DNA evidence brings closure to Klamath County cold case

KLAMATH COUNTY, Ore. – Family members of two people who were found dead in rural Klamath County over four decades ago may finally have some closure.

In late September of 1978, Cynthia Frayer and Kirk Wiseman were hitchhiking from Eugene to Klamath Falls. After leaving a Roseburg hotel, the pair disappeared.

The following month, Frayer and Wiseman’s bodies were found near Lake of the Woods. They were both shot in the head with a small-caliber pistol.

After the discovery, the Klamath County Sheriff’s Office began an investigation that led to a man who said he picked the pair up on Interstate 5. For a time, he was among the prime suspects. However, he was never arrested and is now deceased.

The case went cold without any new developments for 40 years. That was, until 2018 when DNA evidence was submitted to an Oregon State Police crime lab. They came back with a positive result, identified as “Unknown Male 1.”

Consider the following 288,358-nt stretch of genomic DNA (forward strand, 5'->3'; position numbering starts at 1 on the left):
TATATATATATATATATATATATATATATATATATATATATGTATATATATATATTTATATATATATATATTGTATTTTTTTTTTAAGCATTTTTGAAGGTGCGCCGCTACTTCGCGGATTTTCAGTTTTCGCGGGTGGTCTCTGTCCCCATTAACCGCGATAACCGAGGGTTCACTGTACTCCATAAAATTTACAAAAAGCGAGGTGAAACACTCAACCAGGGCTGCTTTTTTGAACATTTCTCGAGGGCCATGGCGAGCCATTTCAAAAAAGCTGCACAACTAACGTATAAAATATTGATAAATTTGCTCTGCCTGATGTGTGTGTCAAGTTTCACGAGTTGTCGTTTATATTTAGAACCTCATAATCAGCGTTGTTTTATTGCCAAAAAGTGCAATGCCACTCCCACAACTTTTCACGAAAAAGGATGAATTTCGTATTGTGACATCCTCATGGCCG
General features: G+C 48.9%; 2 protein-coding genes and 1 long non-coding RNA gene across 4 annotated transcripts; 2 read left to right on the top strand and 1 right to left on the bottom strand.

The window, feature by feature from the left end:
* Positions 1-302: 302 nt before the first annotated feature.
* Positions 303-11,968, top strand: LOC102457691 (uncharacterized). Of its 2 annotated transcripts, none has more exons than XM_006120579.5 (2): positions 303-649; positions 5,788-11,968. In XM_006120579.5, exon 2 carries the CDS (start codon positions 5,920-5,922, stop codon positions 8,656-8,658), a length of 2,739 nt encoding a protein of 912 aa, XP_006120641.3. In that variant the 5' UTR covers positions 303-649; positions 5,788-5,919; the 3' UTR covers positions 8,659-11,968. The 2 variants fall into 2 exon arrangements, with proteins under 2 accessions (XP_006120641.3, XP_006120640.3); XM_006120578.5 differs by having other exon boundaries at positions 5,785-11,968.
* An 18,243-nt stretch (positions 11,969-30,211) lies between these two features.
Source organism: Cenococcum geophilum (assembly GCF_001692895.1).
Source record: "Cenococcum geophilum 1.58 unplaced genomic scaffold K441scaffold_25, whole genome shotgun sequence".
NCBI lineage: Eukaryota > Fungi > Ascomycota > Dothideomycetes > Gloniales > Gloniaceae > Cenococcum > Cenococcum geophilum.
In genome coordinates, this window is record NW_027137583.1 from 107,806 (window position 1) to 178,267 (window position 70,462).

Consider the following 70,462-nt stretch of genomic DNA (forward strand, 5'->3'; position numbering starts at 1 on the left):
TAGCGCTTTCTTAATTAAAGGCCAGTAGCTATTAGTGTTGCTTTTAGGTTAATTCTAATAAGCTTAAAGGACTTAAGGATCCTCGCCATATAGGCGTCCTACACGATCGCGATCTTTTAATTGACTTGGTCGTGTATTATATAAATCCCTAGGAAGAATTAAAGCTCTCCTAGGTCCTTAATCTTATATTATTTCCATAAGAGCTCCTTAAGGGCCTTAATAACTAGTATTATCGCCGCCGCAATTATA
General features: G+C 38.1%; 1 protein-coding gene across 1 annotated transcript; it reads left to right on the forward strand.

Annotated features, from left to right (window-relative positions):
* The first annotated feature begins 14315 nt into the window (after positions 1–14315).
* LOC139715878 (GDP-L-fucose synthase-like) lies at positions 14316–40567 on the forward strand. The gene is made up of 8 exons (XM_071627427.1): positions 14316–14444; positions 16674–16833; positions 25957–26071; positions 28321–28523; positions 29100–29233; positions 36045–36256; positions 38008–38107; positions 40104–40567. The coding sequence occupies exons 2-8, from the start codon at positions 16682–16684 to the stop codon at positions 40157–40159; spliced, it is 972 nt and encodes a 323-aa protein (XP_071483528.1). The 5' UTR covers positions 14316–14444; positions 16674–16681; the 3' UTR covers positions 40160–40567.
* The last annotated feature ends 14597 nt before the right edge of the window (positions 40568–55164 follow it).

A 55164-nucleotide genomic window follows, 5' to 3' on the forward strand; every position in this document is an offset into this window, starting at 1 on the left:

Investigators ran the DNA through a national database, but they didn’t get any hits. The evidence was then handed off to Parabon, a private laboratory that uses DNA to track down potential family members. Through that, a genealogist took over and worked backward.

In the early summer of 2021, Parabon released a report giving detectives a viable suspect and a name: Ray Mason Whitson Jr., a Klamath Falls lumber mill worker who died in 1996.

Investigators said Whitson was never a suspect before and his name never came up. He apparently had very little to no criminal history.

Klamath County District Attorney Eve Costello said there’s enough evidence to prosecute Whitson if he was still alive.

Investigators are confident they have identified the killer as Whitson, and they hope the new revelation brings closure to the families of Cynthia Frayer and Kirk Wiseman.

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